4k on a large screen is indistinguishable from 720p from a reasonable viewing distance. 720p was superseded by 1080p the better part of a decade ago. Sensors have out resolved viewing screens at least since the Minolta 5D era. The last real increase we've been able to see on from a reasonable viewing distance was when VGA transitioned to 720p. Even that was not dramatic if the move was from XVGA or higher, and with that we are back to the scan rates, phosphor dot pitch and electron gun focus of CRTs.

It puts a fine point on the silliness of pixel peepers blowing images way up to show artifacts and resolution fall off or lens tests that highlight defects that will never show up on a screen. It is also helps explain the rise of phone based photography. It is a variation on the old cartoon, on the internet no one can tell you're a dog.

It might not be a bad idea for Dyxum to update its picture posting size to 720p, 1366x768. That produces a file that is only marginally larger than the current guideline of 1024x960. Neither correspond to sensor 3:2 ratio, but 720p at least hits a display standard. An alternative would be to drop back to 1024x768 the XVGA standard.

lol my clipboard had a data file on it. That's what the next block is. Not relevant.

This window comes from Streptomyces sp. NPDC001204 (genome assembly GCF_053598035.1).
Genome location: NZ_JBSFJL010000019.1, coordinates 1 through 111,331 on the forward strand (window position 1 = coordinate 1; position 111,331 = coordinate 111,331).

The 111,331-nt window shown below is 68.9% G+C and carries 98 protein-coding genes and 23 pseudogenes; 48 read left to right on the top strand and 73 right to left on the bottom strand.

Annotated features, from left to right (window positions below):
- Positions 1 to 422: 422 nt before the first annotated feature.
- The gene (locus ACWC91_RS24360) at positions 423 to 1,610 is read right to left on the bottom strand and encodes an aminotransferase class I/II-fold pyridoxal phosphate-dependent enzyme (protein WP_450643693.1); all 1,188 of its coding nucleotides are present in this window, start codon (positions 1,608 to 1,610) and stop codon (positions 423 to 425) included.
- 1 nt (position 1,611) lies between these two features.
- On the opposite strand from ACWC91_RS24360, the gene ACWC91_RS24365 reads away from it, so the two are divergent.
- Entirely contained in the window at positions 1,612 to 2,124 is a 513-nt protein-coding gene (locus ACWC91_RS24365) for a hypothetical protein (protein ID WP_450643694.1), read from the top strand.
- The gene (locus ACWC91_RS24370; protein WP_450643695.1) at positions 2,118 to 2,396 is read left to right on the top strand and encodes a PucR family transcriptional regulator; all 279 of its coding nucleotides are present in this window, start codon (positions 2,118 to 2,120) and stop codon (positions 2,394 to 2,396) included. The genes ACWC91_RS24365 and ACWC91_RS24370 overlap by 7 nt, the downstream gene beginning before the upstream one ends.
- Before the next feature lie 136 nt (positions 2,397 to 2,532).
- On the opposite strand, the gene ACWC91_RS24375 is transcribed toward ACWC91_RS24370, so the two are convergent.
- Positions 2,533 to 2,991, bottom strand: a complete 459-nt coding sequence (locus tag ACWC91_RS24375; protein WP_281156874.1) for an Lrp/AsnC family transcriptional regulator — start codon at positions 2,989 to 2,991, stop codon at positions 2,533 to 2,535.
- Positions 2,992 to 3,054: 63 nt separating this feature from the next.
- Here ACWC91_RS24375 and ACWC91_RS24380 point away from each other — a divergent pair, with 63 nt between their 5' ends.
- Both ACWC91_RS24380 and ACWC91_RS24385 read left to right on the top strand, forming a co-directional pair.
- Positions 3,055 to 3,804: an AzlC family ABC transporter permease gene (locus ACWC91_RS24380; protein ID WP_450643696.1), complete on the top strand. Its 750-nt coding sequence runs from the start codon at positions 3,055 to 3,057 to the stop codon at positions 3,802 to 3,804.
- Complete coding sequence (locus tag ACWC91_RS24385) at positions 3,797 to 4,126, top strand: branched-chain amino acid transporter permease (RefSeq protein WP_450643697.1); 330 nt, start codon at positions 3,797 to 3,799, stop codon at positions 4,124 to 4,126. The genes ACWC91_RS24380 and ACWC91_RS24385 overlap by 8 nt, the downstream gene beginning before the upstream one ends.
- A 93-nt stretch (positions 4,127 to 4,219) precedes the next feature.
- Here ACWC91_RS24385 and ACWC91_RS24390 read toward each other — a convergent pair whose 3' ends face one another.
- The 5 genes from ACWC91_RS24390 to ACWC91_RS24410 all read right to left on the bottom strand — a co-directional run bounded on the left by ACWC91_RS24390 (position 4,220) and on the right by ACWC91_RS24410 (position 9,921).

This discussions also makes me wonder about the sharpness ratings in Dyxum's lens review data base. We cannot see much of the resolution of sensors. How much of the lens sharpness ratings are based on usable lens performance and how much to other factors, like focus, coatings and herding to cluster with previous ratings?
Contax RF, Minolta7000i, Sony A100, A65, Nex5T, A7ii, A6500. 2 many lenses, mostly ordinary Minolta & 3rd party A, MC/D, other mf, vintage Vivitars & cats, LA-EA2,3,4 E16-50&55-210mm
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Post Options Post Options   Quote stiuskr Quote  Post ReplyReply Direct Link To This Post Posted: 12 December 2017 at 17:56
Originally posted by Cliff Cliff wrote:

...the current guideline of 1024x960...


It's recommended to post images no wider than 1024px or none taller than 960px, not a 1024x960 format.